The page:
Earlier this week we reported that Microsoft will be selling standalone Xbox Ones from June in the territories that already have it. Standalone as in “without the Kinect bundled with it”, a pretty big deal considering how hard Microsoft has been punting the voice-recognition and motion-detection benefits of the new Kinect sensor as being integral to the Xbox One’s capabilities.

Microsoft said in a statement that they did it to give gamers more choice, but gaming website Gameondaily.com has posited a theory that the real reason for the de-coupling of the Kinect from the Xbox One is sales-related. Well, duh.

Obvious problem is obvious

But instead of snark, Gameondaily’s theory was built on actual NPD sales figures: only 115 000 Xbox Ones were sold in the US in April. That’s less than the least the Xbox 360 ever sold, the site says, with the exception of April’s figures. That dip in 360 sales is to be expected as the previous console generation winds down and the new one takes over, but bodes poorly for the Xbox One which is facing stiff competition from Sony’s PlayStation 4.

On the other side of the next-gen battle, Gamespot says that Sony sold more next-gen consoles than Microsoft did for a fourth straight month in the US. Bringing the Xbox One’s price down to the same level as the PS4 ($399) and not forcing people to use the Kinect is possibly a step in the right direction, but it’s clear Microsoft is under a lot of pressure to turn things around.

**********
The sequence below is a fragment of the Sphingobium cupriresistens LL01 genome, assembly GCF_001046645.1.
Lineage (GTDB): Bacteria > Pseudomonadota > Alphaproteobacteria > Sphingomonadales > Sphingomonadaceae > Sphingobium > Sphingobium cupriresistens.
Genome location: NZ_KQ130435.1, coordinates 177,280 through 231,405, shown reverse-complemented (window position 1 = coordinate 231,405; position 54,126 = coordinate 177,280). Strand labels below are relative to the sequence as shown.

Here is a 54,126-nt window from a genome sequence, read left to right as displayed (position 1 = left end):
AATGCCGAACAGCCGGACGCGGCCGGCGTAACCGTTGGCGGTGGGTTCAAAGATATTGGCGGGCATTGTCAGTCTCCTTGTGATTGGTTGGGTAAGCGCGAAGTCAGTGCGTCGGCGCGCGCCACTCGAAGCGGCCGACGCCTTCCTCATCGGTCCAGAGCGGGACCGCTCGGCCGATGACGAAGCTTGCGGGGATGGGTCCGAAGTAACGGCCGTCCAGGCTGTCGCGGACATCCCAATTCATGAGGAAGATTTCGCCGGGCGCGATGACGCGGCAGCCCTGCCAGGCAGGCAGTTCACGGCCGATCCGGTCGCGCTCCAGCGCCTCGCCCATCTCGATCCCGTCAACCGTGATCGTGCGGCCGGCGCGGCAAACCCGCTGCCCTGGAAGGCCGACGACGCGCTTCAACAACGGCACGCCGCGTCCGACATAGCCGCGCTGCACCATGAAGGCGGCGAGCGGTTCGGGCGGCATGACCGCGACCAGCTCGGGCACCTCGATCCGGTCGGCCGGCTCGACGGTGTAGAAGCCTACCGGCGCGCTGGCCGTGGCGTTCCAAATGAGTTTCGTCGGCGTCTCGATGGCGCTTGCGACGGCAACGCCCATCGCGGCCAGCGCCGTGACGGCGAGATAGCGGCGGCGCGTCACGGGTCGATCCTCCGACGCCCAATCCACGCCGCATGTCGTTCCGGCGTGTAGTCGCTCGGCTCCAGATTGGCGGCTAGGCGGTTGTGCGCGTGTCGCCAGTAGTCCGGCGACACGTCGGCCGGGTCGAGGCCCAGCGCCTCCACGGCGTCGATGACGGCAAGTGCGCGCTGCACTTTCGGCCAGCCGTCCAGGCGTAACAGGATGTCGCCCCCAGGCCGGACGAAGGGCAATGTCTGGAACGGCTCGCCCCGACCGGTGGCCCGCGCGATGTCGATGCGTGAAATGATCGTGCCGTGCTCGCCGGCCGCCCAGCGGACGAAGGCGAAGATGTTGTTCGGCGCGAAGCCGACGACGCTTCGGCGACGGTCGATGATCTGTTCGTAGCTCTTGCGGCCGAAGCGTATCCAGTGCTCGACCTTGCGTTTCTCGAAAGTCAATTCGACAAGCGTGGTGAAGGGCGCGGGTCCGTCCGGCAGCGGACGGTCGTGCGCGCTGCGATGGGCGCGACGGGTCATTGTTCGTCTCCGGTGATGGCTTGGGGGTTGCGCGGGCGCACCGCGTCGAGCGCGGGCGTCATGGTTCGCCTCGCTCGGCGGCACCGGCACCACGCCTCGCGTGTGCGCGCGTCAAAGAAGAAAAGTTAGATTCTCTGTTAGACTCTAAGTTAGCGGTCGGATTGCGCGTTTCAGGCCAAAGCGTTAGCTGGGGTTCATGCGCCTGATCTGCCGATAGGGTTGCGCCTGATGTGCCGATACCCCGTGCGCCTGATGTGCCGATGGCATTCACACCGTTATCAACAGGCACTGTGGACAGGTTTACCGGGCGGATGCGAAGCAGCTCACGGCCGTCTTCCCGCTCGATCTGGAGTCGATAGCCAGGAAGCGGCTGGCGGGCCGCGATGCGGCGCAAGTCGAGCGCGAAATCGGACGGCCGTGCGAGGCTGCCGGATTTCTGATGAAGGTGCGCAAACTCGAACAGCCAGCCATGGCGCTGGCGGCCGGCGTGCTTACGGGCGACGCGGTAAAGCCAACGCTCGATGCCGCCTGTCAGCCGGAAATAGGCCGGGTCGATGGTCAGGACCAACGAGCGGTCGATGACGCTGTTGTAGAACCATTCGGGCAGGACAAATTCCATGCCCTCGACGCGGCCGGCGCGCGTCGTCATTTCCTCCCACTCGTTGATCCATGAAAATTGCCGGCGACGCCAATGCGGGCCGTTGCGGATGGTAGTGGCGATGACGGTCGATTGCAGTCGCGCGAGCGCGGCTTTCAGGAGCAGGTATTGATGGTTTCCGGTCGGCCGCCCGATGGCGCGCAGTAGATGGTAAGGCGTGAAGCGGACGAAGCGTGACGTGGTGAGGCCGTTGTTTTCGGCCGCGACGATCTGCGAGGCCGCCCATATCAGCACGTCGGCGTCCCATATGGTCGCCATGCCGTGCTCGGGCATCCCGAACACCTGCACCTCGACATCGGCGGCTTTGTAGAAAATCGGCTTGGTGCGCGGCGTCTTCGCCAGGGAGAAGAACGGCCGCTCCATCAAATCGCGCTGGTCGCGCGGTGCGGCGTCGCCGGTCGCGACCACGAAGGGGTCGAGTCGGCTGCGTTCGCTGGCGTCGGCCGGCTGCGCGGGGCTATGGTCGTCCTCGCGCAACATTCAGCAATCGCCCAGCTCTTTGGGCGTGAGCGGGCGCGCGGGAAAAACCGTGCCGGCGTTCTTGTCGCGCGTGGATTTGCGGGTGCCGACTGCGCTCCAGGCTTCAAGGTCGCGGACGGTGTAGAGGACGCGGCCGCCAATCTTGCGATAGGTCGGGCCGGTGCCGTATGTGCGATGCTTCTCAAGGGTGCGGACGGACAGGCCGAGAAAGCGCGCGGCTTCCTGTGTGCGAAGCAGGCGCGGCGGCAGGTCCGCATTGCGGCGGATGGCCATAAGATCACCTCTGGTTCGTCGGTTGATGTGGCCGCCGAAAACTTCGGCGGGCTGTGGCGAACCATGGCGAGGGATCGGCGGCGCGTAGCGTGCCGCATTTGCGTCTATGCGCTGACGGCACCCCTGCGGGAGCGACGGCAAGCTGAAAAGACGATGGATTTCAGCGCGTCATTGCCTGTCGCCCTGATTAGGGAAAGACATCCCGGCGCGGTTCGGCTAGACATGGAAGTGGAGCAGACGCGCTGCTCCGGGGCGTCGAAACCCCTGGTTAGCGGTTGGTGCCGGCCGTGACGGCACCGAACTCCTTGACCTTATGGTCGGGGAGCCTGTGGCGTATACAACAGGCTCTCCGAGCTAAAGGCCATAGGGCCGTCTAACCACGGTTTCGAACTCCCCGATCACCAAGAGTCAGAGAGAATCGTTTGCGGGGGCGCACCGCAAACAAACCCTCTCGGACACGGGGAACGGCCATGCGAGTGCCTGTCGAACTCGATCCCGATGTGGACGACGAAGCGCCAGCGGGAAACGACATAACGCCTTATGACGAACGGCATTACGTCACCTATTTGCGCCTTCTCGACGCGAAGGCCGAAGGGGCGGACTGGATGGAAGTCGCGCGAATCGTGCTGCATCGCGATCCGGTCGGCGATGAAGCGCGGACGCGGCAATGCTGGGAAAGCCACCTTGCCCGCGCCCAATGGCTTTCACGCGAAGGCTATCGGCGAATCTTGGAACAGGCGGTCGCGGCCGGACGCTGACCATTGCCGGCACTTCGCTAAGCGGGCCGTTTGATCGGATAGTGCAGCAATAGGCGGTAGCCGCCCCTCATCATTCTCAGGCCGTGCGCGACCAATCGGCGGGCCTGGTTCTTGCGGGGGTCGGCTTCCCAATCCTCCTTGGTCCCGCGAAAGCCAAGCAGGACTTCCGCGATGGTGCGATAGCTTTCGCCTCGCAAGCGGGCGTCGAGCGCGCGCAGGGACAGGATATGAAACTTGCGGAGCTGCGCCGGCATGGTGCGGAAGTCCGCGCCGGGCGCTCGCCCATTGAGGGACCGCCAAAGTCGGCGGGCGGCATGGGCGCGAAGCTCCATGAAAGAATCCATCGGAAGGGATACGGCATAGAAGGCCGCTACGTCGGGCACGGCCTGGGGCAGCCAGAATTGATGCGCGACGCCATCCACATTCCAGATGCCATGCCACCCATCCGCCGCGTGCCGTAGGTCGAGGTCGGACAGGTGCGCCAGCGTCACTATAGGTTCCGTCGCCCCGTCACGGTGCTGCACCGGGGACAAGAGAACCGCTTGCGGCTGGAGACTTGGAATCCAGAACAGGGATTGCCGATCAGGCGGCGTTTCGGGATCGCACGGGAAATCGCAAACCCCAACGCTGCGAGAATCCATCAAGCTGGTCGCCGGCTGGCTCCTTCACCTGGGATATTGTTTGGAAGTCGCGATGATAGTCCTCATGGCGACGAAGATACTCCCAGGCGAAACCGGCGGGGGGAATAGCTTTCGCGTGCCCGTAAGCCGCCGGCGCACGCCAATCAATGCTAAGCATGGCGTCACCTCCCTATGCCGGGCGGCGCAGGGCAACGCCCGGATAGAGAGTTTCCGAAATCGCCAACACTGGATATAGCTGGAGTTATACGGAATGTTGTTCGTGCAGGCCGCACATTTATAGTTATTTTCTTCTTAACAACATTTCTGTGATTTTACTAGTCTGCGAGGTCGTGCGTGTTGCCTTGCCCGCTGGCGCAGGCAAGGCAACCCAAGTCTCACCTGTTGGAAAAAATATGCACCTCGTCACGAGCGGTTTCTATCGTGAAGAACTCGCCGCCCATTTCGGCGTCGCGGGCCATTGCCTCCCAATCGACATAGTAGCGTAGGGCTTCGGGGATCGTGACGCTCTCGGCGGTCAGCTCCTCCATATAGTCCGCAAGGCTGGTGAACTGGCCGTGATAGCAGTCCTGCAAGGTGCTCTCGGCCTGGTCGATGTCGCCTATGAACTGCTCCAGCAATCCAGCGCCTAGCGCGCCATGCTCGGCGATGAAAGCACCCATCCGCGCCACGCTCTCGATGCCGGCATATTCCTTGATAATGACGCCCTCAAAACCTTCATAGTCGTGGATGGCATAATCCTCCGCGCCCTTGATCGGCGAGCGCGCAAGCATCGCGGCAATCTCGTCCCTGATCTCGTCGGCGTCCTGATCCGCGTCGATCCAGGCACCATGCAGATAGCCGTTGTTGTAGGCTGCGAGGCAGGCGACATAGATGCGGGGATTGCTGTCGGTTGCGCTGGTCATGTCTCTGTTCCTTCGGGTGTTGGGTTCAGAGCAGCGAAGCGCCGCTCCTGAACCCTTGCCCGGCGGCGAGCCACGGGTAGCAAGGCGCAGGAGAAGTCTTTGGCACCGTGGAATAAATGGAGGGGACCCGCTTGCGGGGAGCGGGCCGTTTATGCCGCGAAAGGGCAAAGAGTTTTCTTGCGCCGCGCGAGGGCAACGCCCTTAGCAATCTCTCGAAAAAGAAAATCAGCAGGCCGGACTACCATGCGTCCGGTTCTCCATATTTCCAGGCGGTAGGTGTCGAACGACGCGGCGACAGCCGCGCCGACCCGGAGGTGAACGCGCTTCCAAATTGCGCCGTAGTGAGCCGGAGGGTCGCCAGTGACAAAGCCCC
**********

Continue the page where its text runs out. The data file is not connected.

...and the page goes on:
Let the games begin

This year’s Electronic Entertainment Expo, where all the big players will show their cards looks set to be pretty entertaining, then. What makes me happy about all of this is it’s gamers that will win in the end, as Sony and Microsoft do everything in their considerable power to make their respective platforms more attractive.

And for South African Xbox fans, that should mean an Xbox One sans Kinect that costs around the same as the PS4 currently does (R6 799) when it launches in September.

[Source – Gameondaily.com, Image – Xbox.com]
Deon got his first taste of PC gaming at the tender age of 11 when his father bought an 8088 XT, ostensibly to "help him with his homework". Instead, it introduced him to Leisure Suit Larry, King Graham, Sonny Bonds and many more, and Deon has been a PC gamer and hardware enthusiast ever since. He landed his first professional writing gig in 2006 at a prestigious local PC magazine, a very happy happenstance as he got to write for a living about things he loves - tech, PCs, gaming, and everything in between. He's been writing about it all ever since, and loves every minute of it.